For the last three years, there has been no breakfast for journalists on the opening day of Jackson Hole, while we write up a dramatic, market-moving speech by Ben Bernanke. It’s a more sedate start this year with a thoroughly wonkish paper by Stanford’s Robert Hall.
There is not much new in it on policy. It starts with a fairly straightforward rundown on why the economy got into such a mess when interest rates hit zero after the financial crisis, and it ends by agreeing with last year’s paper by Michael Woodford on what to do with monetary policy (QE doesn’t work, you need commitments about future policy, not just guidance).
The meat of Mr Hall’s paper is about why inflation did not fall much after the crisis despite high levels of unemployment. This has been a surprise during the last few years: unemployment has not driven down wages in a way that led to deflation. Read more
Jackson Hole, the nearest thing on the central banking calendar to Davos, is upon us again, with some of the world’s most senior monetary officials set to head out to the upmarket Wyoming resort over the next few days.
Unlike the annual bash in the Swiss Alps, however, Jackson Hole, which kicks off on Thursday evening and closes on Saturday night, is usually a bit more than a talking shop. Of late, it has been the venue of choice for Fed chair Ben Bernanke to offer clues on where policy is heading.
But, while tapering looks like it is almost upon us, those hoping for more detail on the pace at which the US central bank will slow its asset purchases will not get it from Bernanke this weekend. Read more
The fourth paper at Jackson Hole, by Princeton economists Markus Brunnermeier and Yuliy Sannikov, is about the redistributive effects of monetary policy — although I think that will mislead people as to its content.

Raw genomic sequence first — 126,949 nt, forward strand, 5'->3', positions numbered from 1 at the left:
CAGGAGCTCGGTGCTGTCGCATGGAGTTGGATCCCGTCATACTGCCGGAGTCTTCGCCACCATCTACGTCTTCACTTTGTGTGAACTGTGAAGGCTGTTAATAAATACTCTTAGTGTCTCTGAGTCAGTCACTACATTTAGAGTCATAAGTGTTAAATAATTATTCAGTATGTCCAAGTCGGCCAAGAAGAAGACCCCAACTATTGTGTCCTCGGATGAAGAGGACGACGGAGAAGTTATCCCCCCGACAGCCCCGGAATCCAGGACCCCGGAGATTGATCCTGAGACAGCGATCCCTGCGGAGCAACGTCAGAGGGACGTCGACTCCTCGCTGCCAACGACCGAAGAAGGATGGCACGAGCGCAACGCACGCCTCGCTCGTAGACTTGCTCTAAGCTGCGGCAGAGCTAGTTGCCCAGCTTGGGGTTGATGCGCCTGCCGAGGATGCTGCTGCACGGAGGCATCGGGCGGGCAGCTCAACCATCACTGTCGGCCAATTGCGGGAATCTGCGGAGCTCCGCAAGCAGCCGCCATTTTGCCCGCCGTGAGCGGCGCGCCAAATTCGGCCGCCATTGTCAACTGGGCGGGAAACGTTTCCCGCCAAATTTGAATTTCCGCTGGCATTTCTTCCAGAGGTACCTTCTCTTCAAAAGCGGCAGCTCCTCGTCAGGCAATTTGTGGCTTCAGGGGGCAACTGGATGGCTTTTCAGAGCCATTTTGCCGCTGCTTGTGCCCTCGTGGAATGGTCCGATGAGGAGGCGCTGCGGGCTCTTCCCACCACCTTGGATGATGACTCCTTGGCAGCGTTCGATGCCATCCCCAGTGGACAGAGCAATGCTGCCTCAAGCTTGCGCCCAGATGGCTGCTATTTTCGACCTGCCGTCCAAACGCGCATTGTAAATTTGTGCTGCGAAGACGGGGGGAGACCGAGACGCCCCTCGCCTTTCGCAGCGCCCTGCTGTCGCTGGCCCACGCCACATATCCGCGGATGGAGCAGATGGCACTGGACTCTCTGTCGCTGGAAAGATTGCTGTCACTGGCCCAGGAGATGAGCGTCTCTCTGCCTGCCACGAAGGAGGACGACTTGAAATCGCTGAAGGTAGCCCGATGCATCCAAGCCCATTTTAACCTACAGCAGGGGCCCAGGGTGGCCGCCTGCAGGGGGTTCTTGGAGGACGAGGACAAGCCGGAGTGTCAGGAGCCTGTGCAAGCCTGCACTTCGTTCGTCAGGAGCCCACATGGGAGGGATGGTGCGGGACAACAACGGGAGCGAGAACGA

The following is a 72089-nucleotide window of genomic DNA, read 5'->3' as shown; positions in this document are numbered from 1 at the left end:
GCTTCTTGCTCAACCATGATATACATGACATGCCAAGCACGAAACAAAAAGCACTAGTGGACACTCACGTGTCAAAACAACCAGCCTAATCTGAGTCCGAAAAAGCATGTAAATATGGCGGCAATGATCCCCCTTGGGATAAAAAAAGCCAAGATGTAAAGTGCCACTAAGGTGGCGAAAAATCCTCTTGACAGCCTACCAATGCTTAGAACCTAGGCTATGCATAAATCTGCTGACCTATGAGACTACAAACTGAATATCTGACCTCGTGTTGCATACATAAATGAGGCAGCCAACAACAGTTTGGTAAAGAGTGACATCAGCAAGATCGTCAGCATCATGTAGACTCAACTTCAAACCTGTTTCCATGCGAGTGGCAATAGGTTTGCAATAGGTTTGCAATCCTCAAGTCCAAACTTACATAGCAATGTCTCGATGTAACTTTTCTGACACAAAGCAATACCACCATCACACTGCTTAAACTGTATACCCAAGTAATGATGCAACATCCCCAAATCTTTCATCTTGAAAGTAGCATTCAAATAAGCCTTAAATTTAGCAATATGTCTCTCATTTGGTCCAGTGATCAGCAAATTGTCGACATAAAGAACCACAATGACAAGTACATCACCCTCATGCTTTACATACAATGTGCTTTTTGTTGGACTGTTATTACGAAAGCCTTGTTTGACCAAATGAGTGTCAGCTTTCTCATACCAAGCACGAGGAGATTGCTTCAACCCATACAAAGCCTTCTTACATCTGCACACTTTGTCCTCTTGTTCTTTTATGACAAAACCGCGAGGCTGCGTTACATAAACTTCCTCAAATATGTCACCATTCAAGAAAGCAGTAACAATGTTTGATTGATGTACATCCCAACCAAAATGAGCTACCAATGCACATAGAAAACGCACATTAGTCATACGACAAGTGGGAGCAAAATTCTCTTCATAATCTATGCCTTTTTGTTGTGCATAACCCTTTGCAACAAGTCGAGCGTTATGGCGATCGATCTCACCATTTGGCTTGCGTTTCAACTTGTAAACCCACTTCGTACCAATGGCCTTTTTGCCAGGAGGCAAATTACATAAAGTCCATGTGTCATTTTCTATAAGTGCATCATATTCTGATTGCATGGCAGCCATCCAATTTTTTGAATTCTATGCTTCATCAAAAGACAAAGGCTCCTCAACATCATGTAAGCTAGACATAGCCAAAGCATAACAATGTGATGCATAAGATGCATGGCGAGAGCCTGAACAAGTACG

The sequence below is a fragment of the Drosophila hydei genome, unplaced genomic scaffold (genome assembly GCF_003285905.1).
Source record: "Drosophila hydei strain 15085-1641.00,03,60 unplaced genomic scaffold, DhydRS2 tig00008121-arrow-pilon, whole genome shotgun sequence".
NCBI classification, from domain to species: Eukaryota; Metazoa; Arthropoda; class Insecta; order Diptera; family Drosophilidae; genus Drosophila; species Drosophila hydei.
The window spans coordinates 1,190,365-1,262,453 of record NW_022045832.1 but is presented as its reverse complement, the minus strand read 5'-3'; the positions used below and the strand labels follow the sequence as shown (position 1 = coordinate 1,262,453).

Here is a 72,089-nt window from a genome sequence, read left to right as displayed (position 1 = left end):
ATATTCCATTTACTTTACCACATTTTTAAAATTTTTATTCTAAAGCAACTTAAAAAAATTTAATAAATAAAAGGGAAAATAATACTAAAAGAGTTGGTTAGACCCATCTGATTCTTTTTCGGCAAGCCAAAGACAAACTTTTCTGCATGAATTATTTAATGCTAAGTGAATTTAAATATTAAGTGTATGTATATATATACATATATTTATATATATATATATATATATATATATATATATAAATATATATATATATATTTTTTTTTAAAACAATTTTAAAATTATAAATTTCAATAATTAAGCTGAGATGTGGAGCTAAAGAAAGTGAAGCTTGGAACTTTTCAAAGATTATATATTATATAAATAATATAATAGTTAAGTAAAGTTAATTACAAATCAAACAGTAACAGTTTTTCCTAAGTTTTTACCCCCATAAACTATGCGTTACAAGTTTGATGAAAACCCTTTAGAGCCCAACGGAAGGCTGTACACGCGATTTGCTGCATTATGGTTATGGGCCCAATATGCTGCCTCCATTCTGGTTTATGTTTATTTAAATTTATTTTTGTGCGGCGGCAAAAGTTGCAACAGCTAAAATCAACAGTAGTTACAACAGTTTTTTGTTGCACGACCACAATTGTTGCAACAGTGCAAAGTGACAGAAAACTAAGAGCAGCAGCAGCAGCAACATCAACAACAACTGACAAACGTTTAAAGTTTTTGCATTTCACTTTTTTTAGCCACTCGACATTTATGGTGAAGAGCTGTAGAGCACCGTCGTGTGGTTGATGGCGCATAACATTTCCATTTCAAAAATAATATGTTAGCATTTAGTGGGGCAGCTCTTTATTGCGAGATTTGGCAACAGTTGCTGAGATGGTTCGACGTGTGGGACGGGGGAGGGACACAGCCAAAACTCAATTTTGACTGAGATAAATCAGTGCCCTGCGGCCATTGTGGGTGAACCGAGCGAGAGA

It is not a paper about how low interest rates and QE redistribute wealth from savers to consumers. Instead, it is a paper about how a crisis damages banks and how monetary policy may be able to mitigate some of the negative effects by redistributing wealth to recapitalise them. Read more
The first paper of Jackson Hole 2012 is a statistical review on cross-border financial contagion by Kristen Forbes of MIT. With the eurozone crisis rumbling on, it is a timely topic for Jackson Hole, although the paper illustrates rather than resolves some frustrations with the post-crisis literature on contagion.
Increasingly, financial assets tend to move in unison across borders, both in normal times and during crises. Prof Forbes describes that phenomenon in detail, especially for times of crisis, and then offers some policy conclusions on how to prevent and mitigate contagion through four main channels. Here is a crude summary: Read more
I wrote one of the more aggressive reports on Ben Bernanke’s speech in Jackson Hole, saying he “hinted” that the Fed will do more to support the US economy, but qualifying that by noting that he avoided the emphatic language of his 2010 speech and offered no discussion of the Fed’s easing options.
Quite a number of analysts found no such hint in the text and it would have been better – although not very practical for a Saturday newspaper – to say that he showed an easing bias.